Immunohistochemistry assay

      Paraffin-embedded skin sections were heat-fixed, deparaffinized, rehydrated, antigen retrieved, blocked with 3% goat serum, and incubated with anti-CD11c or anti-p-p65 overnight at 4 °C. Then, the slides were detected using Real Envision Detection kit (GeneTech, Shanghai, China) according to the manufacturer’s instructions.

      Immunofluorescence assay

      Paraffin-embedded skin sections were heat-fixed, deparaffinized, rehydrated, antigen retrieved, blocked with 3% goat serum, and incubated with FITC-anti-F4/80, FITC-anti-CD4, APC-anti-Ly-6G or PerCP-Cyanine5.5-anti-Ly-6C for 2 hours at room temperature, respectively. Then, the slides were counterstained with DAPI and imaged with a confocal laser scanning microscope (Olympus, Lake Success, NY). For the double-staining immunofluorescence assay, after blocking with 3% goat serum, the slide was incubated with anti-p-p65 overnight at 4 °C. Skin sections were stained with secondary antibody (Alexa Fluor 594) and FITC-anti-F4/80 for 2 hours at room temperature. Then, the slides were counterstained with DAPI.

      Transmission electron microscopy

      Raw 264.7 cells were treated with cis-khellactone and LPS for 6 hours. After washing the medium with cold phosphate buffered saline, cells were fixed in 0.25% glutaraldehyde solution (BD Pharmingen diluted by fix buffer; BD BioSciences, San Jose, CA) over 24 hours. The autophagic vesicle was observed by transmission electron microscopy.

      Western blot

      Obtained cell lysates were separated by 10% SDS-PAGE and electrophoretically transferred onto polyvinylidene fluoride membranes (Millipore, Bedford, MA). Immunoblotting was performed with specific primary antibodies on the membranes.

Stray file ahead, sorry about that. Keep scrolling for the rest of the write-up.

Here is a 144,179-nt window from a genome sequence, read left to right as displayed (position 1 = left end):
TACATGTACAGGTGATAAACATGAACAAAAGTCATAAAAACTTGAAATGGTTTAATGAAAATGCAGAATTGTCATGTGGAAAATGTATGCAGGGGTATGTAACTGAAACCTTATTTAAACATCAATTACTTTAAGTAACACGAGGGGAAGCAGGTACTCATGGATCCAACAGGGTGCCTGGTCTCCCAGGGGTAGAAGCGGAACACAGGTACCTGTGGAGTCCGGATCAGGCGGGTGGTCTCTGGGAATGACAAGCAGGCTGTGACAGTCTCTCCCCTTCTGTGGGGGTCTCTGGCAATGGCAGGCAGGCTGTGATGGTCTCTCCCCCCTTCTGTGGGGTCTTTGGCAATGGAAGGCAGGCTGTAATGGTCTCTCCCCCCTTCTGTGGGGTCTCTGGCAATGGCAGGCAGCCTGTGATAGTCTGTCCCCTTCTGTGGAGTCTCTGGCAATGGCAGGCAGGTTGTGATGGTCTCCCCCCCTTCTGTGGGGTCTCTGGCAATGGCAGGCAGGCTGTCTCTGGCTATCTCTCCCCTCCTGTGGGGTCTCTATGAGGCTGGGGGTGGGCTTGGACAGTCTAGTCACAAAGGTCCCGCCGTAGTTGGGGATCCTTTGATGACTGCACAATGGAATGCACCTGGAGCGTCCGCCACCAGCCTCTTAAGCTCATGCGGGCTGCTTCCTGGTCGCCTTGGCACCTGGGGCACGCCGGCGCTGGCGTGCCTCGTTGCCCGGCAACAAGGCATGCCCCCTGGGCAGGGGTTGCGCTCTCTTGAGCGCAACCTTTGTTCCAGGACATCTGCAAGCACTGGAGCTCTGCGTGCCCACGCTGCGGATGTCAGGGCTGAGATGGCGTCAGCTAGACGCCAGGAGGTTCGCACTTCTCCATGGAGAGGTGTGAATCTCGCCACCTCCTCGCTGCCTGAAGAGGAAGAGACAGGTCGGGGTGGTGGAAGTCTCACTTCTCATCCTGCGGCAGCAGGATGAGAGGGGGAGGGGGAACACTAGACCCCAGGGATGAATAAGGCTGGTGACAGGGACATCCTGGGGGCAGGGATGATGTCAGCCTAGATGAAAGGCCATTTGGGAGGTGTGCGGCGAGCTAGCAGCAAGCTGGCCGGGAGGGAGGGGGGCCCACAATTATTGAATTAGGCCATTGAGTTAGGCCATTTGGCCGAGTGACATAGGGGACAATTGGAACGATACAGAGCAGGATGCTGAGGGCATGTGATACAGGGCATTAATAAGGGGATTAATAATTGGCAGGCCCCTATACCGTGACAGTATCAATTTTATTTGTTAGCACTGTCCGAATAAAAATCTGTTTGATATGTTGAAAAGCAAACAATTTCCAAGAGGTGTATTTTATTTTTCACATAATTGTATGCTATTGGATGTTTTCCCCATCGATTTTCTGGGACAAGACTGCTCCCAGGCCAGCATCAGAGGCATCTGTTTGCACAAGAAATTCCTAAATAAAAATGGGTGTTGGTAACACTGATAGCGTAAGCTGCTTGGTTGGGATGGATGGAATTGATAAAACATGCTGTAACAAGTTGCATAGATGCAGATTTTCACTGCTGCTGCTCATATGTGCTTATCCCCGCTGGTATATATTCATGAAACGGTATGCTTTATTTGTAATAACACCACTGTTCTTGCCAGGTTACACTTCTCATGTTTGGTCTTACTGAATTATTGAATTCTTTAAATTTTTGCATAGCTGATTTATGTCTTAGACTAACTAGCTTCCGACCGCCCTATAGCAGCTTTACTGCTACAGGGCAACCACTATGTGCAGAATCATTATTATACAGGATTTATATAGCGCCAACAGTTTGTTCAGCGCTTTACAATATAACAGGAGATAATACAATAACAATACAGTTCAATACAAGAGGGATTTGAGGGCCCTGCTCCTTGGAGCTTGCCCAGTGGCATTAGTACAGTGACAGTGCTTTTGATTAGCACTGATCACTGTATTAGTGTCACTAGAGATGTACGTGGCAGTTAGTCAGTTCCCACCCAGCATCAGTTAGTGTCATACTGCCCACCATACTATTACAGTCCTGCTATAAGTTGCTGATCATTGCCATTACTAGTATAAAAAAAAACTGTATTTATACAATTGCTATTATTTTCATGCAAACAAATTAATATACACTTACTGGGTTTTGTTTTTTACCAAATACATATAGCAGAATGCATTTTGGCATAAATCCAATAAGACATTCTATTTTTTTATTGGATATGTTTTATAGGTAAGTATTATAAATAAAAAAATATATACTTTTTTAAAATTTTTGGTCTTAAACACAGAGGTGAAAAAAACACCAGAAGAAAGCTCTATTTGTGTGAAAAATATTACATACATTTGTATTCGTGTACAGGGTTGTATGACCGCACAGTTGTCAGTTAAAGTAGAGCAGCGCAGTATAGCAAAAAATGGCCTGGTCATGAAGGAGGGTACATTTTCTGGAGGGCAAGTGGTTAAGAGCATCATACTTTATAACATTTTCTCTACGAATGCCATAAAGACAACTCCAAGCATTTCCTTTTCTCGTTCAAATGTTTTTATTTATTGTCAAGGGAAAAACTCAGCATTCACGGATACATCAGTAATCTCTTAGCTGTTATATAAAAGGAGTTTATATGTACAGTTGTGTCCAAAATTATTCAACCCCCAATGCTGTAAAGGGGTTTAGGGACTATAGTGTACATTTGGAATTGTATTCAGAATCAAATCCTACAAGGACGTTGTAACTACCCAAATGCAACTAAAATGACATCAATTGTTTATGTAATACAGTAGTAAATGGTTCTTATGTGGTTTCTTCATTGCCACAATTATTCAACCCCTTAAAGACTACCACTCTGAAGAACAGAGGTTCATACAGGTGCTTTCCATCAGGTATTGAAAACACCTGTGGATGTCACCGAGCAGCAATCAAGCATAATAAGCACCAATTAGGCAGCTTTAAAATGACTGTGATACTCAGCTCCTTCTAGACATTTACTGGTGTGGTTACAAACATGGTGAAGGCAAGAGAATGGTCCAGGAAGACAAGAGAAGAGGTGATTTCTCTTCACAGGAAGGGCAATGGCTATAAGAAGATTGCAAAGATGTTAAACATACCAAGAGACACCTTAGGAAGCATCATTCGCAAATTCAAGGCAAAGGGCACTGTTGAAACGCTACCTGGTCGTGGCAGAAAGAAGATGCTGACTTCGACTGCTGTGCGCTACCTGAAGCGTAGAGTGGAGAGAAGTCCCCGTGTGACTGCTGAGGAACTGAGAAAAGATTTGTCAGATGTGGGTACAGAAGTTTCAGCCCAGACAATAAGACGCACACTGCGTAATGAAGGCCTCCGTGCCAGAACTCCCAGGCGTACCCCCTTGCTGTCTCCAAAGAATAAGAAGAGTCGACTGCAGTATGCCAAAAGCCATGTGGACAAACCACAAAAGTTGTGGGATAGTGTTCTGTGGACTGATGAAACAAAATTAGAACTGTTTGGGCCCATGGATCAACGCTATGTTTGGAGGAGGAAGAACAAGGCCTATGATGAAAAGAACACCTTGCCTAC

Reactive oxygen species detection

      Mitochondria-associated reactive oxygen species levels were measured by staining cells with MitoSOX (Thermo Fisher Scientific, Waltham, MA). Cultured cells were incubated with 2.5 mmol/L MitoSOX for 15 minutes at 37 °C in a cell incubator. Then, cells were harvested and analyzed by flow cytometry.

      MTT assay

      Cells were seeded in a 96-well plate and incubated with compounds in for 24 hours. Next, 20 μl of 4 mg/ml MTT dissolved in phosphate buffered saline was added to the plate wells and cultured at 37 °C for 4 hours. The plate was centrifuged at 1,200g for 5 minutes, the supernatant was discarded, 200 μl DMSO was added, and the plate was vibrated for 10 minutes. The absorbance was detected at 570 nm.
      Figure thumbnail fx1
      Supplementary Figure S1Effects of cis-khellactone on M2 macrophages, T cells, and keratinocytes. (a) Bone marrow-derived macrophages were treated with cis-khellactone and 20 ng/ml IL-4 for 6 hours. mRNA levels of Cd206, Ym1, and Fizz1 were measured by quantitative PCR. P < 0.05 vs. IL-4–treated group. (b) Lymph node cells were treated with cis-khellactone and 5 μg/ml ConA for 24 hours. mRNA levels of Ifn-γ and Tnf-α were measured by quantitative PCR. (c) HaCat cells were treated with cis-khellactone and TNF-α for 24 hours. Cell proliferation was measured by MTT assay. BMDM, bone-marrow derived macrophage; ConA, concanavalin A; KL, cis-khellactone; M, mol/L; MTT, 3-(4,5-dimethyl-2-thiazyl)-2, 5-diphenyl-2H-tetrazoli-um bromide.
      Figure thumbnail fx2
      Supplementary Figure S2Effect of cis-khellactone on cell viability. Bone marrow-derived macrophages were cultured with various doses of cis-khellactone or MTX in the (a) absence or (b) presence of 20 ng/ml LPS for 24 hours. Cell viability was measured by MTT assay. (c) Primary hepatocytes were cultured with various doses of cis-khellactone or MTX for 24 hours. Cell viability was measured by MTT assay. BMDM, bone-marrow derived macrophage; KL, cis-khellactone; MTX, methotrexate; M, mol/L.
      Figure thumbnail fx3
      Supplementary Figure S3Effect of cis-khellactone on autophagy proteins levels of skin tissue. Beclin1, Atg7, and LC3B protein levels in skin tissue were measured by Western blot. IMQ, imiquimod; KL, cis-khellactone.